It’s Monday! What Are You Reading? #imwayr 10/30/17



I wasn’t sure I’d have any takers after I booktalked the graphic novel memoir Spinning in my Methods course. I very much admired Tillie Walden’s evocative art, but it is a long graphic novel (400 pages!) and it’s all a bit sad and unresolved and I wasn’t sure what to say about it. Words from an online review I read got stuck in my head–something along the lines of “a book about a quiet, unhappy girl; good to give to other quiet, unhappy girls.” Not exactly a ringing endorsement, is it? But that does capture the essence. The setting (in the world of competitive figure skating) is unique and strong. And although it also frustrated me as I was reading (what is UP with her parents??), I did ultimately admire how so much is left unsaid and unexplored by Walden. I think it’s a book that has the potential to connect deeply with certain readers. Luckily, one of my students immediately snapped it up, so I look forward to hearing another opinion soon.


Carl Hiaasen’s Scat was a read aloud with my son, who fell for Hiaasen’s other mysteries on audio during a road trip this summer. Like all of Hiaasen’s middle-grade mysteries, there’s a strong environmental theme at the center and plenty of very quirky characters. His books read aloud extremely well, though my son did sometimes struggle to manage all the different points of view.

hidden gems

I didn’t take as many notes on Katherine Bomer’s Hidden Gems as I usually do with her books, but that may just be because I already believe every word of it so fervently. Bomer shows how high expectations and rigor (dreadful word) can go perfectly with an approach to feedback that focuses on naming what’s beautiful and amazing in our students’ writing. A must-read professional development book for writing teachers.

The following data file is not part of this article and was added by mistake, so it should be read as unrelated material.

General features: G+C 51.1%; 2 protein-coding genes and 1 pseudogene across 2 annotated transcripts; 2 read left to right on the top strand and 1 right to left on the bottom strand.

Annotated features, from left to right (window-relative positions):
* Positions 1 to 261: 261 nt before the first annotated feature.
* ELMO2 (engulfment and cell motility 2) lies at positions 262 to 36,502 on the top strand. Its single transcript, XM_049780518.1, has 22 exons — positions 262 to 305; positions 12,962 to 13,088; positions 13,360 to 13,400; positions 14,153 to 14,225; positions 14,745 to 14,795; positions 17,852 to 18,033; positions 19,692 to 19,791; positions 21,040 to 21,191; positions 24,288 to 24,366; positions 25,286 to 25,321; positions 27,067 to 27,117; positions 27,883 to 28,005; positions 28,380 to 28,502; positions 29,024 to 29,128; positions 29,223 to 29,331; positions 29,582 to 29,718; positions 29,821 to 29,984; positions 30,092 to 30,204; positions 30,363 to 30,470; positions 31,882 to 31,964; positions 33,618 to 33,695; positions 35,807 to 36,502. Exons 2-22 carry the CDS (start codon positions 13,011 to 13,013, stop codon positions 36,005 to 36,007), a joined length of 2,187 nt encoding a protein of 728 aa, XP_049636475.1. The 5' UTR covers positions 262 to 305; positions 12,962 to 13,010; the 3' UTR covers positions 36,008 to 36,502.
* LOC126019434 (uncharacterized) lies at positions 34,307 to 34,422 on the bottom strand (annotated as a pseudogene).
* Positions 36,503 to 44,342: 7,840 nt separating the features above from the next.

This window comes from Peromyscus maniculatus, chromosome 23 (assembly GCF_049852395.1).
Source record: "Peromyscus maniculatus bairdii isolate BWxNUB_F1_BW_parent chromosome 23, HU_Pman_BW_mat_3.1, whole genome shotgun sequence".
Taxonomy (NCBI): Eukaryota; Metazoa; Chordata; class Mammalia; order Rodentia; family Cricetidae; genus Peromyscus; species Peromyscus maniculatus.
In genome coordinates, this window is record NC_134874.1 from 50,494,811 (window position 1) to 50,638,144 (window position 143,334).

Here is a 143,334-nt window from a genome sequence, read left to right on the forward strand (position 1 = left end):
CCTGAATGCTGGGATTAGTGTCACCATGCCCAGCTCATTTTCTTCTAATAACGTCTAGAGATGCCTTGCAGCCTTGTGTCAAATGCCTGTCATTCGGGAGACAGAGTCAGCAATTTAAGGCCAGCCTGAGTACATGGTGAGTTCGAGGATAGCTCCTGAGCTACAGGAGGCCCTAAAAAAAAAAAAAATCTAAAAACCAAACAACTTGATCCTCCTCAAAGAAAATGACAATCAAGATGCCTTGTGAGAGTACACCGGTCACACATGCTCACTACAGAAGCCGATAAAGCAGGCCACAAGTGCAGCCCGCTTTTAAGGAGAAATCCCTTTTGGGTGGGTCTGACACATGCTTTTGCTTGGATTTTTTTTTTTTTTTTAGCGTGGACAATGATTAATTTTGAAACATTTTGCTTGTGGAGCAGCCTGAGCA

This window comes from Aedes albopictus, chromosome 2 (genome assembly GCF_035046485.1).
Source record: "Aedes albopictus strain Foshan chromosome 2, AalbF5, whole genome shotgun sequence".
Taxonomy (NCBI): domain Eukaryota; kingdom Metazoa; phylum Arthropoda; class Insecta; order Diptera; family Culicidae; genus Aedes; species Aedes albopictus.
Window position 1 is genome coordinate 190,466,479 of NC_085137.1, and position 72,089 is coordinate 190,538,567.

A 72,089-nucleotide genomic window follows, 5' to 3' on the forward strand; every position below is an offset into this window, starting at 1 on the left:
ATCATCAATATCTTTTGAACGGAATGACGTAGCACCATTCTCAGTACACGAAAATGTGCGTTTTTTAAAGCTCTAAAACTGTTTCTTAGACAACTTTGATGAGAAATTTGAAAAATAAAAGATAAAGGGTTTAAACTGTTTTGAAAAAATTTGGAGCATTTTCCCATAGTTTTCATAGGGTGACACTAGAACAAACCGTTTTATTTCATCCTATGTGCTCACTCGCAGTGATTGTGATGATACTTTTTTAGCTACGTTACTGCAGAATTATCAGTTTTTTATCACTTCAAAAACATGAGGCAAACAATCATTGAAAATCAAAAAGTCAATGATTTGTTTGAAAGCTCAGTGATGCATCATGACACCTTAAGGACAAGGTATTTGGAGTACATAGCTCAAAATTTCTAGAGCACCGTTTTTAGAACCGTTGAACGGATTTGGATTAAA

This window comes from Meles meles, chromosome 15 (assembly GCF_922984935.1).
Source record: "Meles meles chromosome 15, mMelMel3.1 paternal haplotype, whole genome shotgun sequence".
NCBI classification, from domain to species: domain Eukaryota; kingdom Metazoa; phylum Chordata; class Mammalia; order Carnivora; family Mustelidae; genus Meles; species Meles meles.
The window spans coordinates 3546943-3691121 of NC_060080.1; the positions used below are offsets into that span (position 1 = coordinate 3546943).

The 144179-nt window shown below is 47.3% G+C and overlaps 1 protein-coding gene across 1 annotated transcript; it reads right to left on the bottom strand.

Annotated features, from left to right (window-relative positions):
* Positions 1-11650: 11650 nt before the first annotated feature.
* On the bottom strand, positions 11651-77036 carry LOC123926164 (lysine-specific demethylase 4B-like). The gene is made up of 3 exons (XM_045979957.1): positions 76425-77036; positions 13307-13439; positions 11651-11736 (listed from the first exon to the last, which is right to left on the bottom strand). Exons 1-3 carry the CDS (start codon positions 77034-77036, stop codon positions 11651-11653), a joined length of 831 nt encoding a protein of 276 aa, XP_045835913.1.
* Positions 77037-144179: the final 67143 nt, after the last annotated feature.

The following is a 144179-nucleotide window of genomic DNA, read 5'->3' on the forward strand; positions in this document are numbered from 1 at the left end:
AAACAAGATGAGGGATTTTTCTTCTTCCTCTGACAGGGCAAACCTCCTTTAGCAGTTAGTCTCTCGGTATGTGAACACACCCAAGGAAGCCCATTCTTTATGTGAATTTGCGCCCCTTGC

imagine that

Yasmeen Ismail’s exuberant art was my favorite part of Imagine That! I also loved the message, but the rhyming parts of the text tripped me up, of course.

playbook kwame alexander

Kwame Alexander’s Playbook is a good book for a classroom library. There are a few short autobiographical or biographical pieces, but it’s mostly inspiring statements from Alexander and a collection of quotations from famous athletes. There are a lot of black and white photos as well, plus engaging design elements.


11 responses to “It’s Monday! What Are You Reading? #imwayr 10/30/17”

  1. Finished reading Maggie Stiefvater’s All the Crooked Saints. Highly unusual characters. Fascinating themes and atmosphere. Wonderful book for class dialogue. Asks the questions: What do you fear? And what do you want? Also discusses making inner darkness visible and removing that darkness for good. How the darkness manifests and how it is removed make for compelling and often-surprising revelations. Some chapters are breathtakingly beautiful.

    • She can write! I never finished the Raven Boys series, but I do like her writing very much. This sounds like one my pre-service teachers need to read and share with their students. I’ll be looking for it!

  2. I am fan of Hiaasen’s novels for kids and have also loved the ones for adults, although the last one I read didn’t work as well for me as his earlier ones. I’m wondering if Playbook would make a good Christmas gift for a special needs teen?

  3. I have Playbook, have forgotten about it, so thanks for reminding me. I’ve read some of Hiassen’s novels, but not Scat. They are very readable, I agree. Thanks, Elisabeth!

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